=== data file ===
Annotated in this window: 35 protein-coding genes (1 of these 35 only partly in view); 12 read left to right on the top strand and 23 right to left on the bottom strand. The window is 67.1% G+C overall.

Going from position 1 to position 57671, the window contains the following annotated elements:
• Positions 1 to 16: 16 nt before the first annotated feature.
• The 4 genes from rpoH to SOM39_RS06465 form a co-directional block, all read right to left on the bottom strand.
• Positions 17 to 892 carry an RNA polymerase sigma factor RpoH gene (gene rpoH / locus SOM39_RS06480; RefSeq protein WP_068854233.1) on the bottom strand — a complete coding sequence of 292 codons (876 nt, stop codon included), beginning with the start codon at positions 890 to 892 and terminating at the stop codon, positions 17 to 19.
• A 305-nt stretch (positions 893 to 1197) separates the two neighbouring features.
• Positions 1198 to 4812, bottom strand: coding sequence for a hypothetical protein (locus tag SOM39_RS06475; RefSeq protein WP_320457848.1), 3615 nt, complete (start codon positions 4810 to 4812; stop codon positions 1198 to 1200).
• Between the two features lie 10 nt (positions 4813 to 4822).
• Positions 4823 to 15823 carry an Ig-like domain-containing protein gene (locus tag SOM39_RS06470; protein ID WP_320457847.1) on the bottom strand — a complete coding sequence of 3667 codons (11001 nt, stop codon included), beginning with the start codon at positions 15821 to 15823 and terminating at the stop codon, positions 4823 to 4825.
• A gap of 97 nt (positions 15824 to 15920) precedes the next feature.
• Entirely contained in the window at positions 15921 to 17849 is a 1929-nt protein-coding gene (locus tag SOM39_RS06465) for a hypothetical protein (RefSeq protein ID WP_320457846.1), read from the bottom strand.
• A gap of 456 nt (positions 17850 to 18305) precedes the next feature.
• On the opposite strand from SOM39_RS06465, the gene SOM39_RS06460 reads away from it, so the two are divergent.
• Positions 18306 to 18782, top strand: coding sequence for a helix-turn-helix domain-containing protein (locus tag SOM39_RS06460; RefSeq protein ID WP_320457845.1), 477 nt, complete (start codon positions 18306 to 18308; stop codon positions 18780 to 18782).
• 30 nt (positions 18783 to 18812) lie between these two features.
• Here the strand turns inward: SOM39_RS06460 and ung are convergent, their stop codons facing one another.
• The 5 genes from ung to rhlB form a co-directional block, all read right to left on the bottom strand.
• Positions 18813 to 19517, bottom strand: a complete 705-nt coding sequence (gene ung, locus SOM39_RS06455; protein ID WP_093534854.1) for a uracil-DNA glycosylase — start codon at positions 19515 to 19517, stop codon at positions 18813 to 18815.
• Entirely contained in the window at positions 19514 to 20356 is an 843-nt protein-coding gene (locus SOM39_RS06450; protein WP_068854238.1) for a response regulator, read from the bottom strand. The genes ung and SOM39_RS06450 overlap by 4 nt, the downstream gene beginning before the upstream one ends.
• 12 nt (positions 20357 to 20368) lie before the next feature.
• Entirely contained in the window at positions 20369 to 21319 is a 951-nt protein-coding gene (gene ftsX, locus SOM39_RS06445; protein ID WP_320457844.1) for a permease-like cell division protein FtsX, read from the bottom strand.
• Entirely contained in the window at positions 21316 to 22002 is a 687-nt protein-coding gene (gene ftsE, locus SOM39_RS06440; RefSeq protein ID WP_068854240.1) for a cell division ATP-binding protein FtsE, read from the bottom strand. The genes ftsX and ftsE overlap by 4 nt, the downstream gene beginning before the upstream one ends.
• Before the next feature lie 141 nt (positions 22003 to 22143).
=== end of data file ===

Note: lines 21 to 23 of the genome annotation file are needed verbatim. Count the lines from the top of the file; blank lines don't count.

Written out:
• Entirely contained in the window at positions 20369 to 21319 is a 951-nt protein-coding gene (gene ftsX, locus SOM39_RS06445; protein ID WP_320457844.1) for a permease-like cell division protein FtsX, read from the bottom strand.
• Entirely contained in the window at positions 21316 to 22002 is a 687-nt protein-coding gene (gene ftsE, locus SOM39_RS06440; RefSeq protein ID WP_068854240.1) for a cell division ATP-binding protein FtsE, read from the bottom strand. The genes ftsX and ftsE overlap by 4 nt, the downstream gene beginning before the upstream one ends.
• Before the next feature lie 141 nt (positions 22003 to 22143).